Latest posts by Daryl Yang (see all)
- Why It’s Sad That We Needed A Course on Dissent and Resistance - September 15, 2019
- Better than Revenge: Rethinking Justice for Survivors of Sexual Violence - April 23, 2019
- The Promise of Academic Freedom at Yale-NUS - March 23, 2018
story | Daryl Yang, Guest Contributor
photo | Rachel Juay
If there is something that distinguishes Yale-NUS from any other college in the world, it must be the diversity of our students. Yet, as much as we pride ourselves for this, the inclusiveness of our community does not seem to extend fully to students of faith and others with less-than-liberal beliefs. I know of several Christian friends who feel uncomfortable or intimidated about sharing their beliefs and an alumnus even noted in her capstone presentation how it seems easier to be gay than religious in a community like ours. Perhaps, the inclusiveness of our community is measured largely by such conventionally “liberal” standards, which then necessarily excludes those who do not consider themselves “liberals”.
This tension has always existed, bubbling just beneath the surface of our community’s collective consciousness. In 2015, controversy erupted over the delivery of a Scientific Inquiry lecture on evolution when the professor “thumbed through a bible and juxtaposed photos of parasite infections to excerpts from a Christian hymn”. Similarly, earlier this semester, someone scribbled “a more considerate Christian Fellowship” on a lift poster put up by The G Spot for student suggestions on how the LGBTQ community can be better supported, almost as if accusing the Christian Fellowship of not doing enough or even adversely affecting their LGBTQ peers.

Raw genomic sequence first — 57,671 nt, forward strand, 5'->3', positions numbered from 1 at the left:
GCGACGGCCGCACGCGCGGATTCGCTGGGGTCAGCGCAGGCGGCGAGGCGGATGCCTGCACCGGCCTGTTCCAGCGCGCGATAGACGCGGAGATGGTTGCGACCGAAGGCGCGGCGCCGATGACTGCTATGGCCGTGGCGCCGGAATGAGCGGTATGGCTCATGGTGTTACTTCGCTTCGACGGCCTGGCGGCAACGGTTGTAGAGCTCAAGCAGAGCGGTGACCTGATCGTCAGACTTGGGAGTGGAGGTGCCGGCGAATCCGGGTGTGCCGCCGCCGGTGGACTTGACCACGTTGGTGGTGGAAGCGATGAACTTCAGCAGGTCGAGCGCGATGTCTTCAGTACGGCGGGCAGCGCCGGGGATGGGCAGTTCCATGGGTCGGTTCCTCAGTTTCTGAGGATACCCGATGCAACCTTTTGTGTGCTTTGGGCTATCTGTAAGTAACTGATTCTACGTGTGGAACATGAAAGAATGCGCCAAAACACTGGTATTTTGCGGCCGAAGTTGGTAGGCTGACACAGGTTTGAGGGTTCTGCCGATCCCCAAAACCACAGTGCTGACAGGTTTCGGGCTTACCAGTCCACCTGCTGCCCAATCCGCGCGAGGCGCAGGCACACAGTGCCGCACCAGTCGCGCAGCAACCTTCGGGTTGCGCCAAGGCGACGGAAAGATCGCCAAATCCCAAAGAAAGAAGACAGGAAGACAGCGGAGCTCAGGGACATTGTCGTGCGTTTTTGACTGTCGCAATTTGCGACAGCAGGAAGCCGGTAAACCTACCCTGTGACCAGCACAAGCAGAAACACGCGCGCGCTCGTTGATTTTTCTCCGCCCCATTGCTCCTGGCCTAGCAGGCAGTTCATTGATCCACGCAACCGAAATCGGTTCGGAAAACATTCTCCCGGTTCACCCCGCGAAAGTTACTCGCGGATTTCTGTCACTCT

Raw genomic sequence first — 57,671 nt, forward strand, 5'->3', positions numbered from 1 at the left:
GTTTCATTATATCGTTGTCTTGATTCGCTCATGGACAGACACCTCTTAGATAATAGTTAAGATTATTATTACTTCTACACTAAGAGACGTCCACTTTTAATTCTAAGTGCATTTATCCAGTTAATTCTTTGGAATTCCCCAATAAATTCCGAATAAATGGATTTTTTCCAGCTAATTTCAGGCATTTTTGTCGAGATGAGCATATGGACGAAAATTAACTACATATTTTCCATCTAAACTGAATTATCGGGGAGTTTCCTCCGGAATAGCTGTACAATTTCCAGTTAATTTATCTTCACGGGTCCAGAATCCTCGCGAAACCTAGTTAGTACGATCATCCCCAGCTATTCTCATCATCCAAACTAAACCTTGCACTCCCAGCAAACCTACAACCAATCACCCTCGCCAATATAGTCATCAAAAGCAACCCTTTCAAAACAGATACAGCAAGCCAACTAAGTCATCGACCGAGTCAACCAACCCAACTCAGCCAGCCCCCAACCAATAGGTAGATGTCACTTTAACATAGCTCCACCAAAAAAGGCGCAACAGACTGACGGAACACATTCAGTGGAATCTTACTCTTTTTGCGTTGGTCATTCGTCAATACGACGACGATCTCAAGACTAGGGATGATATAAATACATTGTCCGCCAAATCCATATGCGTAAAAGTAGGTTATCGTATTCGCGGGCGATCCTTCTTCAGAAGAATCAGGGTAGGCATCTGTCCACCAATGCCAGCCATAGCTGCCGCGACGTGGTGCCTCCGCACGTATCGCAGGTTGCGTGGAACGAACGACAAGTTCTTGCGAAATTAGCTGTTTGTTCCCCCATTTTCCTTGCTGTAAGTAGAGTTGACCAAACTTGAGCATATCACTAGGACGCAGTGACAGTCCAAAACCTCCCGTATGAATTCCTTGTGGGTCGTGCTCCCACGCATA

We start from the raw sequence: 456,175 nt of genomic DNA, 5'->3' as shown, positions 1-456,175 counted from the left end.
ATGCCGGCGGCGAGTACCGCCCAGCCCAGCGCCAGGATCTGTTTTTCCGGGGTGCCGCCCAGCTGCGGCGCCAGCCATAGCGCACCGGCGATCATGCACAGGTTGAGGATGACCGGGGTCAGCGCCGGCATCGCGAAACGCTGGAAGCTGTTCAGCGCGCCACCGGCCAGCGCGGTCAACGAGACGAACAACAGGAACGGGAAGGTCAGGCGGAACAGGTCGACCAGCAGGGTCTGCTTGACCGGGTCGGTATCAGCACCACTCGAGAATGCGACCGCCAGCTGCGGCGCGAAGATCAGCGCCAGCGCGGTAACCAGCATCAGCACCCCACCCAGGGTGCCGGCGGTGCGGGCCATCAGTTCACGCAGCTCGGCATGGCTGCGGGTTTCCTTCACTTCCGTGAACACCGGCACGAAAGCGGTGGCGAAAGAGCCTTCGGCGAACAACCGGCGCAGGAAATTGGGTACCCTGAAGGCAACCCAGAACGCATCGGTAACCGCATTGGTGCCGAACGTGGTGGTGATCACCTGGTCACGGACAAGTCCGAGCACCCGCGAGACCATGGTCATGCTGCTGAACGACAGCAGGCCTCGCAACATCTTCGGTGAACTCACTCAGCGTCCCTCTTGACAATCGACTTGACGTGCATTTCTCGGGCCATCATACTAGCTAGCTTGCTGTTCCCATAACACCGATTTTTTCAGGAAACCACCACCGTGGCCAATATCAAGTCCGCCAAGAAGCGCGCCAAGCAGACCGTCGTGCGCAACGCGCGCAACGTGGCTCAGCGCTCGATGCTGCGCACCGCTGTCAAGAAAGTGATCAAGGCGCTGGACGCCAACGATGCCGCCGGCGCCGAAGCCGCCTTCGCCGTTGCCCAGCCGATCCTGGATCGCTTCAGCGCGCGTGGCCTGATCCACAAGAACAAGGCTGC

As our college enters its fifth year, it may be worth considering how we can mature from inclusiveness to pluralism. How can we build a community where no one feels unwelcome or discouraged from sharing their beliefs and views, and disagreements and differences are accepted and celebrated as an essential facet of our community?
Since I first matriculated in 2014, there has existed an understandable but unfounded perception that The G Spot and the Christian Fellowship were at odds with each other. While it is undeniable that many in both groups have significant differences, this perception is likely influenced by ongoing social discourse from outside our college and does not reflect the amicable relationships between both groups and their leaders. Yet, it continues to persist and has made conversations on these issues more difficult and consequently, rare. More troublingly, this pink elephant in the room – that those who sincerely believe that homosexuality is a sin are seen either as “bigoted”, “hateful” or just “ignorant” because of their religious convictions – can cause some students of faith to feel less welcome or alienated in our community because of their beliefs or faith.
When I was coming out during orientation, I remember coming out to everyone in my orientation group except the one person who wore a cross around her neck. I assumed that since she was Christian, it meant that she would not be accepting if I did come out to her. It was not until that she decided to come out as an ally to me first and prove me very wrong about her views on LGBTQ people that I realized that I had fallen victim to the same trap of stereotypes that I work so hard to overcome about gay people myself.
A key part of our liberal arts education has been about challenging assumptions and it is crucial for us to move beyond these simplistic binary preconceptions as a first step to fostering a truly inclusive community. I have found from this and other experiences that the most powerful yet simple way to challenge and overcome such binary thinking is to have conversations with those we perceive to be “the other”. In so doing, we are confronted with their complex fullness as human beings that often immediately dispel any stereotype or prejudged conclusion we might have about them.